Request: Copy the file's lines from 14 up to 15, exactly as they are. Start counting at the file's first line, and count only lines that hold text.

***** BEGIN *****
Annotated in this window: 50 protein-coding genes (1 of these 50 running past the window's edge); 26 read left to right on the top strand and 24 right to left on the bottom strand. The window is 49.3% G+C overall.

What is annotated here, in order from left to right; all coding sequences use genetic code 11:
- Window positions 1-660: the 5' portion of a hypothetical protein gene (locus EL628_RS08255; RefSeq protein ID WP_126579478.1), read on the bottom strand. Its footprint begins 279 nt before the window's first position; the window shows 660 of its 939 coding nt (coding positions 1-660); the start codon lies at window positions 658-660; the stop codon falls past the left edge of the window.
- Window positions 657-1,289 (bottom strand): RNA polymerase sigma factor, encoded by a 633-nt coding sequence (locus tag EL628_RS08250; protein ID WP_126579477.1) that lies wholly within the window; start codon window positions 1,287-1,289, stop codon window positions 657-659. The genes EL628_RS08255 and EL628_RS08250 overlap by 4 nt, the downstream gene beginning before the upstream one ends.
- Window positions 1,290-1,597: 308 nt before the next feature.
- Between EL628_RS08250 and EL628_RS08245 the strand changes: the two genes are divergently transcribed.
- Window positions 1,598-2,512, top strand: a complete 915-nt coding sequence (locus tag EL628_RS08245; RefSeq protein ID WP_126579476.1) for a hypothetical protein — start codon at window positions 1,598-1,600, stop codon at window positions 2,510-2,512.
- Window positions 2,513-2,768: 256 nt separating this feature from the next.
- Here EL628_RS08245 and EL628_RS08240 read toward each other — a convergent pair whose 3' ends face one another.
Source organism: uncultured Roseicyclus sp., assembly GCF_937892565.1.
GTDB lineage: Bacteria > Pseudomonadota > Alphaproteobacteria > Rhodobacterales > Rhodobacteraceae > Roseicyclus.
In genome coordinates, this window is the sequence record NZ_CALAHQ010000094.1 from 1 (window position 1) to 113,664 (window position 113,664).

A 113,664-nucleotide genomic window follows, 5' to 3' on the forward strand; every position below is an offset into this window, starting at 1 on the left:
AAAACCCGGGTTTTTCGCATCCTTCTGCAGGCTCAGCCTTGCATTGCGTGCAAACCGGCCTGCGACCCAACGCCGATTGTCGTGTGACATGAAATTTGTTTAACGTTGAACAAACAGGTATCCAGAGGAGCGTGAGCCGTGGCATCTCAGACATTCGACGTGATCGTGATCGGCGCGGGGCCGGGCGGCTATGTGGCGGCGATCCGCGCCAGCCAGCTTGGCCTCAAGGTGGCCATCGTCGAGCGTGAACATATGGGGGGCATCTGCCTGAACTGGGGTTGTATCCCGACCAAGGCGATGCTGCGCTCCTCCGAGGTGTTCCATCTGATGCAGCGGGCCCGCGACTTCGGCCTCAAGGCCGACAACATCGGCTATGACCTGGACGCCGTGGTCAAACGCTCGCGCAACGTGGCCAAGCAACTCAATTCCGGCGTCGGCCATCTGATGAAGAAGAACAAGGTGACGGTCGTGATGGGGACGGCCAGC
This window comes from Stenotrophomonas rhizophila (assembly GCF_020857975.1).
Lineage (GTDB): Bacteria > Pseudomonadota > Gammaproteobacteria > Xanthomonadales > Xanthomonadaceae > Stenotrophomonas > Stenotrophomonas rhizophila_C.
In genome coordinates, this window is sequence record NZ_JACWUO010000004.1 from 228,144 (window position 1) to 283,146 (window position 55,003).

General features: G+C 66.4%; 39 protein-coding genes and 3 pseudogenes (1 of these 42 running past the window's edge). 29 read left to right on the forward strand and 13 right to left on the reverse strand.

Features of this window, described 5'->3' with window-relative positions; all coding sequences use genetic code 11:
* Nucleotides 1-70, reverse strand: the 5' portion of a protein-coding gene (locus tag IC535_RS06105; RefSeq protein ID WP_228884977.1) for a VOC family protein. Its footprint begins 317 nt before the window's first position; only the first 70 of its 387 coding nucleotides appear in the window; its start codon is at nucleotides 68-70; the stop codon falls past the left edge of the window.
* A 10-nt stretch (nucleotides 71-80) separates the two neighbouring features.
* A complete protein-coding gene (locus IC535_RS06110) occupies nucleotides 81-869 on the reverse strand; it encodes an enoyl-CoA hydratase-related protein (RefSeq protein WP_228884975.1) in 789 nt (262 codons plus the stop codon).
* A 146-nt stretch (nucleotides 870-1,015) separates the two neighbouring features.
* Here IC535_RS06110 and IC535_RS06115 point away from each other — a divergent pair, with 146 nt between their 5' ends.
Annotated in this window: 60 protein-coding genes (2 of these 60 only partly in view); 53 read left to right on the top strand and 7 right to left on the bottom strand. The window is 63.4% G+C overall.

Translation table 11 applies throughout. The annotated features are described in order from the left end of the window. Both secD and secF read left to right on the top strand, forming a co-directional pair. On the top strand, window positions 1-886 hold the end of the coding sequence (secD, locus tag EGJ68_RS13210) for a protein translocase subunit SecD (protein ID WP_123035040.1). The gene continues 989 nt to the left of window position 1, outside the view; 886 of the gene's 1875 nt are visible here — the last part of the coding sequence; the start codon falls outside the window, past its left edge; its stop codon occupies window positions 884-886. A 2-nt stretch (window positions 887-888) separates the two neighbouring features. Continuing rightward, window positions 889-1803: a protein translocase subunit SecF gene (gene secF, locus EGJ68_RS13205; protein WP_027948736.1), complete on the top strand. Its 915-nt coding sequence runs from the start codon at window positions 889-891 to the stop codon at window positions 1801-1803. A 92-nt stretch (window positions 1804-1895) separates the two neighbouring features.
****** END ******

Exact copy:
AAAACCCGGGTTTTTCGCATCCTTCTGCAGGCTCAGCCTTGCATTGCGTGCAAACCGGCCTGCGACCCAACGCCGATTGTCGTGTGACATGAAATTTGTTTAACGTTGAACAAACAGGTATCCAGAGGAGCGTGAGCCGTGGCATCTCAGACATTCGACGTGATCGTGATCGGCGCGGGGCCGGGCGGCTATGTGGCGGCGATCCGCGCCAGCCAGCTTGGCCTCAAGGTGGCCATCGTCGAGCGTGAACATATGGGGGGCATCTGCCTGAACTGGGGTTGTATCCCGACCAAGGCGATGCTGCGCTCCTCCGAGGTGTTCCATCTGATGCAGCGGGCCCGCGACTTCGGCCTCAAGGCCGACAACATCGGCTATGACCTGGACGCCGTGGTCAAACGCTCGCGCAACGTGGCCAAGCAACTCAATTCCGGCGTCGGCCATCTGATGAAGAAGAACAAGGTGACGGTCGTGATGGGGACGGCCAGC
This window comes from Stenotrophomonas rhizophila (assembly GCF_020857975.1).